I used to order Unagi Donburi when I visited Japanese restaurants before I became a vegetarian. I sometimes missed the 'sea' flavor of Unagi. I was able to re-create this dish after I discovered how to make my own vegan fish. It is best to eat this dish accompanied by vegetable miso soup and vegan kimchi. Since the unagi sauce is so sweet, the saltiness of the miso soup balance it out. I also serve it with hot Genmai Cha (Japanese green tea with roasted brown rice). I am now back to eating Japanese food again.

1 recipe 'fish fillet' above
Note: For Unagi, I added 1/4 cup of reconstituted chopped wakame seaweed when making the 'fish fillet'. This will add more 'sea' flavor to the fillets. This is optional, of course.
vegetable oil
2 Tbsp. Toasted Sesame seeds
Dash of roasted sesame oil

4 cups steamed Japanese rice (short grain rice, white or brown)

Sauce:
1/3 cup Japanese soy sauce
1/3 cup Mirin (Sweet Style Japanese Mirin)
1/3 cup vegetarian Kombu Dashi or vegetable broth
2-3 Tbsp sugar, depending how sweet you like it or use agave syrup


Prepare the sauce:
Put the sauce ingredients together in a small pan. Simmer until the sugar is dissolved, about 5 minutes. Set it aside. I only use a small amount of sauce for each fillet. It is a matter of preference. Some people likes lots of sauce on their donburi. If you do, you can double the recipe.
Preparing the unagi:Heat a non-stick frying pan, then add 1/2 to 1 tsp vegetable oil. Pan fry 'fish fillet' in batches,2 fillets each time. Make sure both sides are crispy. Turn down the heat to low, pour 1/3 of sauce over fillets. Let the sauce cover the fillet and immediately take it off the heat. You don't want the sauce to crystalized in the pan. The longer you cook the sauce in the pan the thicker it will be. Repeat for the rest of the fillets.

Divide rice into 4 or 6 bowls. Transfer and divide the fillets and sauce on top of the rice. Sprinkle with dash of roasted sesame oil and toasted sesame seeds on top.

Yield: 4-6 servings

12 comments:

JohnP said...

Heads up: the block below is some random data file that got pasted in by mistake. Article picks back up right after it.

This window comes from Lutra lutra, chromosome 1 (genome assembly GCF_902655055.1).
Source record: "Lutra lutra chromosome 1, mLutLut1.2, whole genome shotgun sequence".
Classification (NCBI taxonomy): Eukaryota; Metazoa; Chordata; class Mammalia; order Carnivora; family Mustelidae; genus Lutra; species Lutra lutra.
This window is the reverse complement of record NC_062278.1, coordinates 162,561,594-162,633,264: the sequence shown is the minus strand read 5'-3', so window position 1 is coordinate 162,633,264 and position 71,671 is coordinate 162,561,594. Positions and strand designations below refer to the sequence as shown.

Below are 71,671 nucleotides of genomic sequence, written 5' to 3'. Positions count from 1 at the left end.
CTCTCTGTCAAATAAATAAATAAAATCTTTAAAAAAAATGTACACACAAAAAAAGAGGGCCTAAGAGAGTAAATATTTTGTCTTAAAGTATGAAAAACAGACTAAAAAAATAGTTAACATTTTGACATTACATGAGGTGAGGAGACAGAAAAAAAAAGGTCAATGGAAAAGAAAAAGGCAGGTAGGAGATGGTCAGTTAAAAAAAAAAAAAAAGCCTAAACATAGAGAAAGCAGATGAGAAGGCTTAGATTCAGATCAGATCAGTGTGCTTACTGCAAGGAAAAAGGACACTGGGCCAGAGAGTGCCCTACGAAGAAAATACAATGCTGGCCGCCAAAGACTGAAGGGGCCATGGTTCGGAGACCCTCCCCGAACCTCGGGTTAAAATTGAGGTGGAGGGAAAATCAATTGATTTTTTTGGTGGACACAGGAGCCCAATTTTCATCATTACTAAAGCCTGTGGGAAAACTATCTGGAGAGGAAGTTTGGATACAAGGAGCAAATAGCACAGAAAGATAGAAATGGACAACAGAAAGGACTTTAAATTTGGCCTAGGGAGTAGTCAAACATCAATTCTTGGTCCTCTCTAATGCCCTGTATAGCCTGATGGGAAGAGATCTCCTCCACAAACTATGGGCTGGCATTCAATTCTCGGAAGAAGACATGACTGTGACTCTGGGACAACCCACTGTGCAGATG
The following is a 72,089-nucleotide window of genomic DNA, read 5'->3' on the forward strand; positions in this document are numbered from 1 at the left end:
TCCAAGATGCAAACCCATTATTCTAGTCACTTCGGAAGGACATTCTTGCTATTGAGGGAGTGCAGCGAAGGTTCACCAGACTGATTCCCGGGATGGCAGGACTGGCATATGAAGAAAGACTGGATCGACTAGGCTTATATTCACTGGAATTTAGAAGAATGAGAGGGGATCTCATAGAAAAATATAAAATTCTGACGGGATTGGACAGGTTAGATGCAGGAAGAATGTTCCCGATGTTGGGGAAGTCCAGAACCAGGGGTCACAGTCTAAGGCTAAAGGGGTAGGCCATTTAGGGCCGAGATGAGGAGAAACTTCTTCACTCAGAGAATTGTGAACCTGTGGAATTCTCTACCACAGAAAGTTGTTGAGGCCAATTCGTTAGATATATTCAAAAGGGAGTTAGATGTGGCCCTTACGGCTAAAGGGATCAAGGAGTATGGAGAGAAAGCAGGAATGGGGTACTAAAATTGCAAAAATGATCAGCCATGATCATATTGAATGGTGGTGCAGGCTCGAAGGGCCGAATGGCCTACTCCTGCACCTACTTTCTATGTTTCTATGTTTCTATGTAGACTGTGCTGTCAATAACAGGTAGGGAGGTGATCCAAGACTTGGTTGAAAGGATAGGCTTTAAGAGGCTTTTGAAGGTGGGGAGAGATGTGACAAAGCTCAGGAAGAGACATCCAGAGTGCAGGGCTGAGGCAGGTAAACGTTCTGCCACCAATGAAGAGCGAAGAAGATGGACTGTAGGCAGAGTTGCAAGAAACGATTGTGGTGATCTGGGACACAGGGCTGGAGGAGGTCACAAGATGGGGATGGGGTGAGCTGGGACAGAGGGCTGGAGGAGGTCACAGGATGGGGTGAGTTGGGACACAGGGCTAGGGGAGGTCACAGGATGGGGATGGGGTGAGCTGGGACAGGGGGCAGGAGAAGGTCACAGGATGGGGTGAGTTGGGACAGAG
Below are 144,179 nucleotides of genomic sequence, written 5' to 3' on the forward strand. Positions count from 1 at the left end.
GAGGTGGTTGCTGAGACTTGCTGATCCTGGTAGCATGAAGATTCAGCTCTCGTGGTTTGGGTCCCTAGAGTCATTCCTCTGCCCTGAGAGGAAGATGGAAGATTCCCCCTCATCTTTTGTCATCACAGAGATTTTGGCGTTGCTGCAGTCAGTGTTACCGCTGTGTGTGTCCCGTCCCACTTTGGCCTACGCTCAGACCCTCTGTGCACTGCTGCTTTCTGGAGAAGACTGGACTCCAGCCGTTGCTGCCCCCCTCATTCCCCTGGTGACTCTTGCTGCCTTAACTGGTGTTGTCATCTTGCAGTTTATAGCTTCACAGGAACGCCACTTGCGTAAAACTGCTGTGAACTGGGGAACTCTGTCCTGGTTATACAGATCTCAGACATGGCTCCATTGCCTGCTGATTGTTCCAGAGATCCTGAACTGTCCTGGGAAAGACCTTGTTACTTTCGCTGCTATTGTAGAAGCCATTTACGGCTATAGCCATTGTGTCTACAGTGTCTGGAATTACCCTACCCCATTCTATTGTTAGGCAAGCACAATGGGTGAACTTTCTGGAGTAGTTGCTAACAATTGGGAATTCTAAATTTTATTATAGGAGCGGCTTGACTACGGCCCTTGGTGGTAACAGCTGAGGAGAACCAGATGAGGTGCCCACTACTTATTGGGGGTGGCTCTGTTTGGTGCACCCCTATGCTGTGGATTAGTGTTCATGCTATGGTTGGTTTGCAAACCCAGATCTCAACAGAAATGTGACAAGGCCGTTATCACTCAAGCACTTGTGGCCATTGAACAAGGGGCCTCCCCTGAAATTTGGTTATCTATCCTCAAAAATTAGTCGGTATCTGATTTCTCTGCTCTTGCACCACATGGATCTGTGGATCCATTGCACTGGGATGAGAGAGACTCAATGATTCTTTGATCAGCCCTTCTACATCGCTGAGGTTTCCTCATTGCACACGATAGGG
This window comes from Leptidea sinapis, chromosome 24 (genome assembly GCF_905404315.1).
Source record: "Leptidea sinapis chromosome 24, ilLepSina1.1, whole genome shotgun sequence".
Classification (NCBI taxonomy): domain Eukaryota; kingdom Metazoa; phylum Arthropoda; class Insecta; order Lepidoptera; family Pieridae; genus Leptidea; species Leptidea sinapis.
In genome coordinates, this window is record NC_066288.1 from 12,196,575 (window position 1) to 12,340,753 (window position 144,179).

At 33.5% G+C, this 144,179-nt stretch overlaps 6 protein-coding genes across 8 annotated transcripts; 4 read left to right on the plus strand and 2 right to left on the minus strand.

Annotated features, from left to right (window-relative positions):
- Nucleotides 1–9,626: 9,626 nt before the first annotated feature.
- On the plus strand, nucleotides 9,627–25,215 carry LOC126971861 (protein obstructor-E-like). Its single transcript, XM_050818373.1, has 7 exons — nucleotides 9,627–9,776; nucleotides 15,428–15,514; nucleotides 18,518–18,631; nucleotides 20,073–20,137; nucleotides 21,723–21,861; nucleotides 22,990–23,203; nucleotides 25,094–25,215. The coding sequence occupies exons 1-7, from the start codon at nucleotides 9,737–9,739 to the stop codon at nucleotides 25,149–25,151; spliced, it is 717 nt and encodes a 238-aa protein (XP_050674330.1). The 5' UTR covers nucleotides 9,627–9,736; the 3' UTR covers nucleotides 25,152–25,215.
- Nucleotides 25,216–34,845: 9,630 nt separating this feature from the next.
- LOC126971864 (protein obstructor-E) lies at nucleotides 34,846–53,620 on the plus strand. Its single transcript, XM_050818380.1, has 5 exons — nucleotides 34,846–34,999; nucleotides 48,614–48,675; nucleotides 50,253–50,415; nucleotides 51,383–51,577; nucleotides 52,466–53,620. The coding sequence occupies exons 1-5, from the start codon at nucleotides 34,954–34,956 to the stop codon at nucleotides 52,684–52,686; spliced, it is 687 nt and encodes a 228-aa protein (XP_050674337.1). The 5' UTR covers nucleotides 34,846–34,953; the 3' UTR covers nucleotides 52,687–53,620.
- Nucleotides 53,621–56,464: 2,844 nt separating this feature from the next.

Thanks for these directions! I have to try this.

Amber said...

I'm so excited to try this! This is my favorite japanese dish and I've been missing it since going vegan!

Myrna said...

WOW! Thank you for sharing all of this information. I am a vegan "newby" and was searching for a way to add "fish" taste to a modified casserole recipe, when I was lucky enough to "hit" on your very informative blog. I learned SO much -- like, kelp granules, yuba, and so many more ingredients. I had no idea there were so many things available! Thanks again!

Anonymous said...

Thank you for a beautiful and detailed recipe!

VegAn Việt Nam said...

Hi Spice Island Vegan,
Thanks so much for your blog. We've directed readers to the wonderful recipe of vegan "fish" on your site.
Keep up the good and blessed work.
Peace & joy,
Vegan Việt Nam

Spice Island Vegan said...

Thank you Vegan Vietnam. I appreciate your comment. I can buy vegan fish commercially but this will help those who live far away from an Asian market.

SIV

Javier Guarascio said...

I did make this recipe twice and i have to say is perfect! Thank you very much! AMAZING post.

Spice Island Vegan said...

Thank you Javier for your comment. I am glad it worked. I usually am afraid of if any of my readers can find the ingredients. I am glad that you could. :-)

SIV

Dimensión Vegana said...

I put a post of this recipe in my blog :) http://dimensionvegana.blogspot.com.es/2012/06/pescao-vegano.html
with a video in spanish and some english :) THANKS again! I could find dry yuba and stick easily in Madrid.

Spice Island Vegan said...

Way cool Javier! I am happy that you enjoyed it. Cool video! You can do a lot with yuba. I am glad you can find it even if it is the dry stick. I did a blog a while back making Mock Peking Duck with yuba. That one is also delicious. I love it. Crispy and crunchy.

http://spiceislandvegan.blogspot.com/2006/09/buddhas-mock-peking-duck-or-mu-shu.html

Anonymous said...

can you boil instead of steaming? thanks for your reply

Spice Island Vegan said...

I would not recommend to boil. It will disintegrate.